Thursday, 18 May 2017

Their Mortal Remains

On 13th May the V&A opened Their Mortal Remains, an exhibition celebrating 50 years of Pink Floyd's career. I'd been counting down the days until it opened since I first heard of it last year, and yesterday I was lucky enough to go.





A technical drawing by Nick from when he was studying architecture; a painting by Syd from 1965 and a letter he wrote for Jenny Spires; David Gilmour's Höfner Club 60 guitar and his first fuzz pedal.
BBC apperance contracts. Notice that Syd's crossed out on one of them.
Nick's diary: "Kingston College. Really a fairly good gig, partly because the support group was so boring that everyone was glad to see us."

Letter from David to his parents: "Dear Mum & Dad, This is just to reassure you about the fact that I am playing again and will probably be playing in the States in April. I should be in New York about 20th April for a week or more. As you can see I joined the Pink Floyd, don't worry about what the cuttings say the reasons are and the spelling of Gilmur. That was a mistake by the Publisaist."
Fender Precision bass which originally belonged to Roger Waters, which he sold to David Gilmour in the 70s and he still continues to use.

Nick Mason's shirts from the late '60s and the hat he always wore.
It's got a basket, a bell that rings and things to make it look good. Syd's bike from the 1980s


Nick and Roger, drawn by Roger Waters in Washington, June 10th '75.



I'm doing my dissertation on Gerald Scarfe's artwork for The Wall so was pleased that there were a few original pieces on display.



I took so many photos it was a challenge to narrow them down! It was a pretty big exhibition, I think I heard that there are 11 rooms in total. I expected it might take me about 2 hours to walk around, but it took me 4.5. It's advertised as an "audio and visual experience" and you're given a headset to wear which automatically knows which section you're in and will play accordingly. It's quite an elegant system as you forget you're wearing it, but it's not without it's faults; several times my headset had difficulty tuning in when I was standing right in front of something, and it would sometimes loose connectivity halfway through, so trying to listen to interviews was a little frustrating. That's my only complaint of the entire thing though, I absolutely loved it. I liked that the exhibition allowed you to move at your own pace, and the headsets made it a completely immersive, individual experience.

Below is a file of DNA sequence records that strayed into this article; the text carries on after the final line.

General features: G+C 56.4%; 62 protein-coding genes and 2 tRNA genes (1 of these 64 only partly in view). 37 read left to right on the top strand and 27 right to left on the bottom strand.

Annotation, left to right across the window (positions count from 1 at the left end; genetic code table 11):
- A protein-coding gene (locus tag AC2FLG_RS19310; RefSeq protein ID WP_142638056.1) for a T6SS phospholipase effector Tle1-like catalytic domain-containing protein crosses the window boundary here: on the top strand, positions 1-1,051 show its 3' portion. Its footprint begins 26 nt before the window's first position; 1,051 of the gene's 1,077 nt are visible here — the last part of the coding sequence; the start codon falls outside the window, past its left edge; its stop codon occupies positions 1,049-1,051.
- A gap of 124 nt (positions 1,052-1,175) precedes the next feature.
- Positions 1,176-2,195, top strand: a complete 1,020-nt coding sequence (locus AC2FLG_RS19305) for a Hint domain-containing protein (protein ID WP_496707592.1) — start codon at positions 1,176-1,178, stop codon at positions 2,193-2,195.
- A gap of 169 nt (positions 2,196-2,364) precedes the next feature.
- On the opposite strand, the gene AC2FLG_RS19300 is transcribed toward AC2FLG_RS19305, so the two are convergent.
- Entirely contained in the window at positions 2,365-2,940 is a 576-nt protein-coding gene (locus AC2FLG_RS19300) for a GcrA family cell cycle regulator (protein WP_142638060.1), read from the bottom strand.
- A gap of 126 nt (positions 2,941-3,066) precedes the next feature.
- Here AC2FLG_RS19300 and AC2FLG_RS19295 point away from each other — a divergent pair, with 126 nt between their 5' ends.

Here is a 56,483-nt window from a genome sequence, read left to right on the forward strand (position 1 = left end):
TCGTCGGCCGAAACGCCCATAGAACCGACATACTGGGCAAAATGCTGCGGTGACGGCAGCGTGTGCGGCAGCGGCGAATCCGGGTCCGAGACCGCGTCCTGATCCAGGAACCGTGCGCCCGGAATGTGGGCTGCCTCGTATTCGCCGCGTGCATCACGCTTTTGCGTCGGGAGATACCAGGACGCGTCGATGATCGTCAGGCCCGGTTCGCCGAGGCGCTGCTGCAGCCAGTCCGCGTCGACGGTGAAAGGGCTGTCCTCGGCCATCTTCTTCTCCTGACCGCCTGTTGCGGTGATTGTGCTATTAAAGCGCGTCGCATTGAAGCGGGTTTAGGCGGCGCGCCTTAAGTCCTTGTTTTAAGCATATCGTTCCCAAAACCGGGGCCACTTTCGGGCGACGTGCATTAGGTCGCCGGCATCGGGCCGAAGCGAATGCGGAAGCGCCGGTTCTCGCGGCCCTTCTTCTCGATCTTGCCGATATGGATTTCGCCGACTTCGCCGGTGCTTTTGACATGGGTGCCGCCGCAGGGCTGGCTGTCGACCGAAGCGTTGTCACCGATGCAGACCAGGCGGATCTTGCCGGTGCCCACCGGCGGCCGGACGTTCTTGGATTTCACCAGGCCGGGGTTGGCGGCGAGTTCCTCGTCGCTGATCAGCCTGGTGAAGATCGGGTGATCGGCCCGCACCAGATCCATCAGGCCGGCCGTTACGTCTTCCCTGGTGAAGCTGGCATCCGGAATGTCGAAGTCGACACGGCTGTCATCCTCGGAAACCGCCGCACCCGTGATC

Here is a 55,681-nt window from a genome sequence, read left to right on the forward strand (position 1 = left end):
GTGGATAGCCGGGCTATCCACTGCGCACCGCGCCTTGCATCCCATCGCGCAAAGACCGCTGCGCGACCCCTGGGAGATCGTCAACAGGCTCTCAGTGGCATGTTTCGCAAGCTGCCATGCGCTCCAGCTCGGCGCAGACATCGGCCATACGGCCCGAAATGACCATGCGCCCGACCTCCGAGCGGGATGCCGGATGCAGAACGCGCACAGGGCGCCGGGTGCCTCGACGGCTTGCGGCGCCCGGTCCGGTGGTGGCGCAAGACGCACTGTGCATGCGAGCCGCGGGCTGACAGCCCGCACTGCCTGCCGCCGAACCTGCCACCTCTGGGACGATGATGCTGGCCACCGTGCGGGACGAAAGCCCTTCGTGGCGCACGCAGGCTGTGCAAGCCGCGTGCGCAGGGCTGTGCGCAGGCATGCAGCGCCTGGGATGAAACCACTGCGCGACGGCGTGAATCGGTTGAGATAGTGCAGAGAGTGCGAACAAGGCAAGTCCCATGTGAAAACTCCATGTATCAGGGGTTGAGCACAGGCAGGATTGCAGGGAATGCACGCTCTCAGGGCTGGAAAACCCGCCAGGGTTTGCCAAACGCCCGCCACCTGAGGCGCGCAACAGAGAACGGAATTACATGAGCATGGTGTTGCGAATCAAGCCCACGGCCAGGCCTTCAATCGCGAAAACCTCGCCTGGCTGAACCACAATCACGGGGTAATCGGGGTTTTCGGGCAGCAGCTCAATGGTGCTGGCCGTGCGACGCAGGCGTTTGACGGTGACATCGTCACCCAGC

You enter the exhibition through a model of the Bedford van, and then are immediately immersed into the UFO Club with psychedelic liquid oil effects projected onto the ceiling. The next room is where it really begins, with a section on Syd Barrett and then a display dedicated to each album from Piper at the Gates of Dawn through to Dark Side of the Moon. The section on Syd is very small, but honestly I felt it was just enough. It didn't downplay or dismiss his part in the band, and it treated him respectfully instead of like an oddball curiosity project which I appreciated. There was no speculation or psychoanalysis, it simply explained his role and that he was unable to cope with fame and left.

After the display of Dark Side of the Moon the exhibition slowed down to tell more of their history between and during each album from Dark Side of the Moon through to The Endless River. My first thought was that I wished they had placed equal emphasis on the earlier period of the band, but then again I didn't feel the exhibition lacked anything and there's obviously only so much they can focus on so I think they got the balance right.

At the end of the exhibition you removed the headphones and went into a large room where their Live 8 performance was being projected onto the walls so you could sit on the floor and watch. After Live 8, they showed the promotional video for Arnold Layne, complete with additional oil projections. I really enjoyed this as a note to finish on as it highlighted both ends of the bands career - they're first ever release with Syd, up to their final reunion performance before the death of Rick.